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Worship one; serve one

By Ken Behr

Have you ever wondered where you are going to get all of the volunteers you need in your ministry? If you are leading a volunteer workforce, you are in good company. The US Department of Labor reported that this past year (ending September) that there were 62.8 million people that were actively volunteering in some organization. These people came from all walks of life, all economic classes, some college, some not, all races, both genders, young and old.

On average they spent about 52 hours in the past year volunteering, or about one hour a week.

While you may not remember all these numbers, remember the “one-hour a week.” Many churches have embraced “Worship one; Serve one” as a challenge to all of their members, engaging each one of them in a worship service and a serving opportunity, both likely about one hour a week.

We know that people volunteer for a variety of reasons. These range from identification with the values and mission of the organization and wanting to help, to a desire to get to know other people, make friends and find common interests. Regardless of the reasons given, our churches advance their mission when people identify with our mission and our calling. Identifying the Great Commandment (to love one another) and the Great Commission (to make disciples of all nations) as our mission creates great opportunities for people to serve, make a difference and grow in their faith. Remember, people have opportunities to serve in all kinds of organizations but only the church can give them the opportunity to fulfill the mission Jesus gave His followers.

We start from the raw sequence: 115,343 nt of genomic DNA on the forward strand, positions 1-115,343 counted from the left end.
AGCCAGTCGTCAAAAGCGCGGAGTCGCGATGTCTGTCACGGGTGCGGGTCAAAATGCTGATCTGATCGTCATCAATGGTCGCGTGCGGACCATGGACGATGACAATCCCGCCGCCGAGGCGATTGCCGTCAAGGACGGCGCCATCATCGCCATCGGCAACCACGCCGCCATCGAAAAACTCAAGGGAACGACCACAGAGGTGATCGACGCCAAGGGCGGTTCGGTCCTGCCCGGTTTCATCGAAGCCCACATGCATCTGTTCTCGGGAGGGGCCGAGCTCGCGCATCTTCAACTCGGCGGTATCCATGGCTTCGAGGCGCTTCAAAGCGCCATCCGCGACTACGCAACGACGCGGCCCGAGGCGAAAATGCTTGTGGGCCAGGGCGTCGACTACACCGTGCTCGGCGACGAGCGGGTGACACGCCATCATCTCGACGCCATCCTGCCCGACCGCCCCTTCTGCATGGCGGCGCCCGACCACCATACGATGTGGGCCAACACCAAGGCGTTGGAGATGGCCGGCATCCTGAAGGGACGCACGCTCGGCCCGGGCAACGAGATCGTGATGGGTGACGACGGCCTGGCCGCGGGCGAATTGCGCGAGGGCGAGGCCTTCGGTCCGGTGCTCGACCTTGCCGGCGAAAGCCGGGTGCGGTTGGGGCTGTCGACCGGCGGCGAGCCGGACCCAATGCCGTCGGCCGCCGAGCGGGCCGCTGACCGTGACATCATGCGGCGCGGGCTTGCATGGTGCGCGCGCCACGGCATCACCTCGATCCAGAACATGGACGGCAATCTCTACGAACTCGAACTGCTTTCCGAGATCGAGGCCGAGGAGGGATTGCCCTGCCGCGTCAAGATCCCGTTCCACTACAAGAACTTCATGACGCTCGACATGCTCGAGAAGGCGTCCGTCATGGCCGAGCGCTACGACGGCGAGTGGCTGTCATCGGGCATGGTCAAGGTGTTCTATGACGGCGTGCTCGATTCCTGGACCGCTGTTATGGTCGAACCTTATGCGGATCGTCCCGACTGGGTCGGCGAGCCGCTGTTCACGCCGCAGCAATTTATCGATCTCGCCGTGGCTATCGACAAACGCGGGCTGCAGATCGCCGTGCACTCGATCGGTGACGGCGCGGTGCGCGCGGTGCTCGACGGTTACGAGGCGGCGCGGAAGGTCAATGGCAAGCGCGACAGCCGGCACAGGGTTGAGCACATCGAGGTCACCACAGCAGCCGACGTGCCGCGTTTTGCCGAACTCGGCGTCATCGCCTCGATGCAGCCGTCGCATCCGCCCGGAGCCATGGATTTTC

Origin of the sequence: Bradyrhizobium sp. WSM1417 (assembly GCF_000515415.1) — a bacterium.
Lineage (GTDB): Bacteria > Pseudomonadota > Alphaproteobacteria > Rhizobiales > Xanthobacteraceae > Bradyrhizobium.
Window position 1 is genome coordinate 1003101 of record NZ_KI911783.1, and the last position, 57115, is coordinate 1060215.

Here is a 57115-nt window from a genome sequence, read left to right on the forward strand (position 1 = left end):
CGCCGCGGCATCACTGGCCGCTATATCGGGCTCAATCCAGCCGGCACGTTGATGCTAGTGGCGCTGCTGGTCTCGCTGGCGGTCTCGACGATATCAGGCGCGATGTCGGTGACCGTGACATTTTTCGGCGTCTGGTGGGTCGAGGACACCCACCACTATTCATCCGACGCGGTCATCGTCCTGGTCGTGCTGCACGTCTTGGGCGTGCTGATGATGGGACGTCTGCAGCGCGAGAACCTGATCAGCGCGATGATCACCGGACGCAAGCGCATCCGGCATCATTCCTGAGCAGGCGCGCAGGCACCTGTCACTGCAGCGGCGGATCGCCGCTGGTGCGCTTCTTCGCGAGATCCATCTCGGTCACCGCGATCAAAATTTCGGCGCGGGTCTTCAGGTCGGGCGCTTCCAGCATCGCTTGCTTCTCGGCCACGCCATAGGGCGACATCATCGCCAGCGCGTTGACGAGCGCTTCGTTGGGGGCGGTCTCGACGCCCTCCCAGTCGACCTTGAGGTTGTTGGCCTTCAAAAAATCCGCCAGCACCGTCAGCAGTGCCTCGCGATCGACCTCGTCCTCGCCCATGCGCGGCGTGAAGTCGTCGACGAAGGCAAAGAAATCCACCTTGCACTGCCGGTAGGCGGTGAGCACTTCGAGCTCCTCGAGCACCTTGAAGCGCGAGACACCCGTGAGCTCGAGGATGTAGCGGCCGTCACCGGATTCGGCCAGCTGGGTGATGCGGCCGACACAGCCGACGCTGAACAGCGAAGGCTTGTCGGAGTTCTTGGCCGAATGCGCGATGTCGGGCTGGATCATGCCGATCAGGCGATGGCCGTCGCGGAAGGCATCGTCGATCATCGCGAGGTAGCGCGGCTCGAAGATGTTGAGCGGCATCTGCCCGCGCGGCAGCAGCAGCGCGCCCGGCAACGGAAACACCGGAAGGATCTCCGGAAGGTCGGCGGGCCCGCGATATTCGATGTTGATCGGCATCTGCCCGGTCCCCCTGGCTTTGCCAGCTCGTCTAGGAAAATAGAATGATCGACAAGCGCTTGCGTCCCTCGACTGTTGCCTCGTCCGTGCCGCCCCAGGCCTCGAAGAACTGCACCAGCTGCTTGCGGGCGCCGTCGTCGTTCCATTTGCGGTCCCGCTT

What is interesting also about one hour is that studies have shown that in about an hour, the average volunteer can be fully trained to perform the job for which they are assigned. The church jobs that volunteers fill range from some simple jobs like handing out the weekly bulletin or folding chairs to more complex tasks like making hospital rounds, supervising a nursery or mentoring inner-city youths.

What is unfortunate is that all too often, we don’t give these volunteers the one-hour of training that they need. This is unfortunate because the church is one big volunteer-run organization. Since the day of Pentecost, the vast majority of the leaders in the Church have been volunteers. Volunteers provide the invitation, the hospitality, the teaching, the training, the development and also the governance of most churches.

When training is inadequate, volunteers don’t get the opportunity to fully understand the importance of their role. Without proper training they can’t lead and without leadership the mission suffers.

Fortunately the best people to do the training are volunteers. We just need to give them the opportunity and let them know it is a priority; let them find the one-hour to train. Let them lead….62.8 million can’t be wrong.

Ken Behr is an executive pastor at Christ Fellowship, Palm Beach Gardens, FL. www.gochristfellowship.com

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